When you go see your eye doctor, they are going to check all kinds of things. They are going to check to see if you need any correction to your vision, and if so, how much. They are also going to check the pressures in your eye to see if you are dealing with glaucoma. After all those tests, there's one more thing that the eye doctor is going to do. They are going to dilate your eyes. It may not be your favorite part of your eye appointment, but it is a necessary part because dilating your eye lets your doctor see into the structures of the eye, which they wouldn't otherwise be able to do. If you are going to get your eyes dilated, there are some things that you should know.
Lasts 4-6 Hours
When the doctor dilates your eyes, it generally takes 4-6 hours for your eyes to go back to normal. However, people with lighter-colored eyes might take a little longer to get back to normal. In some cases, it may take 24 hours for everything to react the way that you are used to. If your eyes haven't gone back to normal within that 24 hour period, you should call your doctor and talk to them about it.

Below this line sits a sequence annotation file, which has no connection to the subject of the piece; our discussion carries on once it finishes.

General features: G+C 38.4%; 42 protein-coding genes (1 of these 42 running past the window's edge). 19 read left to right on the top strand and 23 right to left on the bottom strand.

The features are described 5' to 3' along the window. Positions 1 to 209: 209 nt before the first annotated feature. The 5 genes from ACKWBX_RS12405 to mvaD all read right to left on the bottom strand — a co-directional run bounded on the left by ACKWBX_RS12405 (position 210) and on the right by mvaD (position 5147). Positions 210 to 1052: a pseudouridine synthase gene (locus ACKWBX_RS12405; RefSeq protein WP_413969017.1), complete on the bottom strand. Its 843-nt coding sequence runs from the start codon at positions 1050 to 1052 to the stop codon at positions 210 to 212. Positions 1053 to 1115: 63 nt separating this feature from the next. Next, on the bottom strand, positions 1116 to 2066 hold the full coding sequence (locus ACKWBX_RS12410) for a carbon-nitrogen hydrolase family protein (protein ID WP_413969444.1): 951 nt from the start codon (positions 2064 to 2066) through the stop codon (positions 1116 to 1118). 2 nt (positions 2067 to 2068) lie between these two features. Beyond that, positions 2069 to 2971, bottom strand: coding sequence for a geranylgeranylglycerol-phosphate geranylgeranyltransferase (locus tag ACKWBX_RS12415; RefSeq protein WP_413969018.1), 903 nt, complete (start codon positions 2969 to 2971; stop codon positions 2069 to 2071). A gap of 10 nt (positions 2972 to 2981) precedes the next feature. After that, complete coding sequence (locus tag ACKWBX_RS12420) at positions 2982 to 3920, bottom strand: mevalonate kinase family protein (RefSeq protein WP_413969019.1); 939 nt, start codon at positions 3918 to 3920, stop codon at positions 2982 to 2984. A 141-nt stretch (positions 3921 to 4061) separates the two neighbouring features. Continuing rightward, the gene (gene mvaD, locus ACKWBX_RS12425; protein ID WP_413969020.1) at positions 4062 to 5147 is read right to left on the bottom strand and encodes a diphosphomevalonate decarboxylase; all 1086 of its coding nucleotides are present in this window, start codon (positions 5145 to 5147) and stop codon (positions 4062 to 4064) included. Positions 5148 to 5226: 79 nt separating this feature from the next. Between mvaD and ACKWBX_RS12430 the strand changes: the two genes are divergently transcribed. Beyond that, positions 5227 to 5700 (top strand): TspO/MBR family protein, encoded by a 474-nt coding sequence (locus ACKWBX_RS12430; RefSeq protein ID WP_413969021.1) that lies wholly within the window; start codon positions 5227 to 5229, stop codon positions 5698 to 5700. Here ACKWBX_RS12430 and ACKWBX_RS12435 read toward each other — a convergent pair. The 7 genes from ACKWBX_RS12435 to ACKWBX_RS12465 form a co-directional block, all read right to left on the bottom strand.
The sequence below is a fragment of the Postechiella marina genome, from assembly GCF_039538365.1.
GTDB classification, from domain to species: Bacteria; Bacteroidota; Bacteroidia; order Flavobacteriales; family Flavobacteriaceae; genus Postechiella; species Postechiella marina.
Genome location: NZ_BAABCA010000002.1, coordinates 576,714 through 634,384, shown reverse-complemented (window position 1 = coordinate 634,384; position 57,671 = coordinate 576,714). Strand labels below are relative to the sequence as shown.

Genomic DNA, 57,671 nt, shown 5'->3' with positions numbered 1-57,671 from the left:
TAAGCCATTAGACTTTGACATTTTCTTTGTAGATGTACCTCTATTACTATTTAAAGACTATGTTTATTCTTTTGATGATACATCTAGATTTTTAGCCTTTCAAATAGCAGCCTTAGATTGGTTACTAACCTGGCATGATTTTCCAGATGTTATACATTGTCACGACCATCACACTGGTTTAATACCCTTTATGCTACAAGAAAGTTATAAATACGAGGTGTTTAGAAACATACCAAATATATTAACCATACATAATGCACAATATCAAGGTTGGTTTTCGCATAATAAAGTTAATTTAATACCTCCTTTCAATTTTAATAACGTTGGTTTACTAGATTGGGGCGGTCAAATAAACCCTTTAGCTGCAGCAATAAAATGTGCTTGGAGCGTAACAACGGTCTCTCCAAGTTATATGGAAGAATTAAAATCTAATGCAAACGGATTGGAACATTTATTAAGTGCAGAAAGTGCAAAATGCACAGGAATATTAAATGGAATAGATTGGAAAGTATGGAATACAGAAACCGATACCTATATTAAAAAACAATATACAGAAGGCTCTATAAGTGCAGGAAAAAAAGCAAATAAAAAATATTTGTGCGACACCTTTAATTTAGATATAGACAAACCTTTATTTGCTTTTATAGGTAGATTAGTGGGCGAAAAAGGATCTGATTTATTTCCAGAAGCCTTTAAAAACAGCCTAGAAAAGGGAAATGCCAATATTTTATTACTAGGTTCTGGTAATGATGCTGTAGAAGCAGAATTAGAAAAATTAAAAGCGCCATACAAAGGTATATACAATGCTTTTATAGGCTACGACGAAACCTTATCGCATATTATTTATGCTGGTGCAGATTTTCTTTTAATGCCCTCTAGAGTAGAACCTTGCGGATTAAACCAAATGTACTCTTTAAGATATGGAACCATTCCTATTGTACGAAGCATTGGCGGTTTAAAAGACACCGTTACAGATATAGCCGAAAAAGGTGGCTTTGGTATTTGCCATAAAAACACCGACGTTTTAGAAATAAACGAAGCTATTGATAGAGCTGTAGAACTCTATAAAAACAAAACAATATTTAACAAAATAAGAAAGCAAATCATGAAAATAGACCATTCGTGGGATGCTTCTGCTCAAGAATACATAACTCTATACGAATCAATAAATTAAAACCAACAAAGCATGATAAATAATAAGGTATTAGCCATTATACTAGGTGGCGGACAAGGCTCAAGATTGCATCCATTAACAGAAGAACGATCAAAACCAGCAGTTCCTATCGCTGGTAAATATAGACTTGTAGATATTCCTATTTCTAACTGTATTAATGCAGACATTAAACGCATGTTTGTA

Dilating your pupils means that your pupils are going to be wide open. The pupils dilate and contract and control how much light gets into them. So, when your eyes are dilated, there is no way for the pupils to contract to avoid the light. At that point, even the ordinary light found in any room can be too much for your sensitive eyes. Putting on a good, dark pair of sunglasses will help because it will block some of the light that might hit your eyes otherwise. You may want to wear sunglasses inside as well, depending on how bright the inside is. You may also want to dim your computer screen because even the light from the screen can make your eyes hurt. Sitting in a dark room can be the best thing that you can do at first.
If you are going to go see the eye doctor, they are going to do a lot of things for you. One of the things that they are going to do is dilate your eyes. You might not like it, but it is definitely a good thing to do.
For more information on other eye exam aspects, reach out to an optometrist.